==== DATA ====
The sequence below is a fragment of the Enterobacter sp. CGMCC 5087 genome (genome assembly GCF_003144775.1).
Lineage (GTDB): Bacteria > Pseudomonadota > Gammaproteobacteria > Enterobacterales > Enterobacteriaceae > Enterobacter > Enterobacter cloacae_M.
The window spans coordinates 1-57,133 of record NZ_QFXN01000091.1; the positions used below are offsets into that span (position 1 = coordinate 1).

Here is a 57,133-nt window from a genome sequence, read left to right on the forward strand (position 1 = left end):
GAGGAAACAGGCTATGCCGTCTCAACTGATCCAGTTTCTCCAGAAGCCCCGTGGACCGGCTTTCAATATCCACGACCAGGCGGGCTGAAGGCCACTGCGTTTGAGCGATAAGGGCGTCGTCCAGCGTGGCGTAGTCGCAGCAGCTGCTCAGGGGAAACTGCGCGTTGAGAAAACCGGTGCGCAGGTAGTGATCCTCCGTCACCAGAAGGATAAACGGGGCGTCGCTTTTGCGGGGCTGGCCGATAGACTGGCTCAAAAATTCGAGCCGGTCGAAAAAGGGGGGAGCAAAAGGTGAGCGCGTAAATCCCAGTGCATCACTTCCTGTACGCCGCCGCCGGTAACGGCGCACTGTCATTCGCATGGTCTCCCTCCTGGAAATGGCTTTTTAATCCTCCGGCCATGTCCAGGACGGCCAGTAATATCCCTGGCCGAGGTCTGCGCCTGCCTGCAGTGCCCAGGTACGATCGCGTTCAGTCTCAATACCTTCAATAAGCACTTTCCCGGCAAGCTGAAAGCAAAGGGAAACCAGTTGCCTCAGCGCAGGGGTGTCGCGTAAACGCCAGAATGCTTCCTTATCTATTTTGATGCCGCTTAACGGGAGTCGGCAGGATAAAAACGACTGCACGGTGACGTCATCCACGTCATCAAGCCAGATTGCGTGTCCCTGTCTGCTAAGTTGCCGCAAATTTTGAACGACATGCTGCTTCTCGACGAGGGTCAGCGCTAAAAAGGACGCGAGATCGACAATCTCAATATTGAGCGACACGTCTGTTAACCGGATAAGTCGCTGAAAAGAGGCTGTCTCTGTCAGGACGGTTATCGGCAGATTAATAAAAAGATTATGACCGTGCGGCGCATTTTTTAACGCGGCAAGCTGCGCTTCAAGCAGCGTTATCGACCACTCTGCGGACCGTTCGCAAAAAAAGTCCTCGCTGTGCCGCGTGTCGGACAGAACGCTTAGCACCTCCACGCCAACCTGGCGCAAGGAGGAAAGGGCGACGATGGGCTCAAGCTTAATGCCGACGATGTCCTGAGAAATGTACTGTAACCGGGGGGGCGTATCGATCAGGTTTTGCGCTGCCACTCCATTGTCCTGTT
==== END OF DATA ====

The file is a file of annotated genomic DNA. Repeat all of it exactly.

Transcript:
The sequence below is a fragment of the Enterobacter sp. CGMCC 5087 genome (genome assembly GCF_003144775.1).
Lineage (GTDB): Bacteria > Pseudomonadota > Gammaproteobacteria > Enterobacterales > Enterobacteriaceae > Enterobacter > Enterobacter cloacae_M.
The window spans coordinates 1-57,133 of record NZ_QFXN01000091.1; the positions used below are offsets into that span (position 1 = coordinate 1).

Here is a 57,133-nt window from a genome sequence, read left to right on the forward strand (position 1 = left end):
GAGGAAACAGGCTATGCCGTCTCAACTGATCCAGTTTCTCCAGAAGCCCCGTGGACCGGCTTTCAATATCCACGACCAGGCGGGCTGAAGGCCACTGCGTTTGAGCGATAAGGGCGTCGTCCAGCGTGGCGTAGTCGCAGCAGCTGCTCAGGGGAAACTGCGCGTTGAGAAAACCGGTGCGCAGGTAGTGATCCTCCGTCACCAGAAGGATAAACGGGGCGTCGCTTTTGCGGGGCTGGCCGATAGACTGGCTCAAAAATTCGAGCCGGTCGAAAAAGGGGGGAGCAAAAGGTGAGCGCGTAAATCCCAGTGCATCACTTCCTGTACGCCGCCGCCGGTAACGGCGCACTGTCATTCGCATGGTCTCCCTCCTGGAAATGGCTTTTTAATCCTCCGGCCATGTCCAGGACGGCCAGTAATATCCCTGGCCGAGGTCTGCGCCTGCCTGCAGTGCCCAGGTACGATCGCGTTCAGTCTCAATACCTTCAATAAGCACTTTCCCGGCAAGCTGAAAGCAAAGGGAAACCAGTTGCCTCAGCGCAGGGGTGTCGCGTAAACGCCAGAATGCTTCCTTATCTATTTTGATGCCGCTTAACGGGAGTCGGCAGGATAAAAACGACTGCACGGTGACGTCATCCACGTCATCAAGCCAGATTGCGTGTCCCTGTCTGCTAAGTTGCCGCAAATTTTGAACGACATGCTGCTTCTCGACGAGGGTCAGCGCTAAAAAGGACGCGAGATCGACAATCTCAATATTGAGCGACACGTCTGTTAACCGGATAAGTCGCTGAAAAGAGGCTGTCTCTGTCAGGACGGTTATCGGCAGATTAATAAAAAGATTATGACCGTGCGGCGCATTTTTTAACGCGGCAAGCTGCGCTTCAAGCAGCGTTATCGACCACTCTGCGGACCGTTCGCAAAAAAAGTCCTCGCTGTGCCGCGTGTCGGACAGAACGCTTAGCACCTCCACGCCAACCTGGCGCAAGGAGGAAAGGGCGACGATGGGCTCAAGCTTAATGCCGACGATGTCCTGAGAAATGTACTGTAACCGGGGGGGCGTATCGATCAGGTTTTGCGCTGCCACTCCATTGTCCTGTT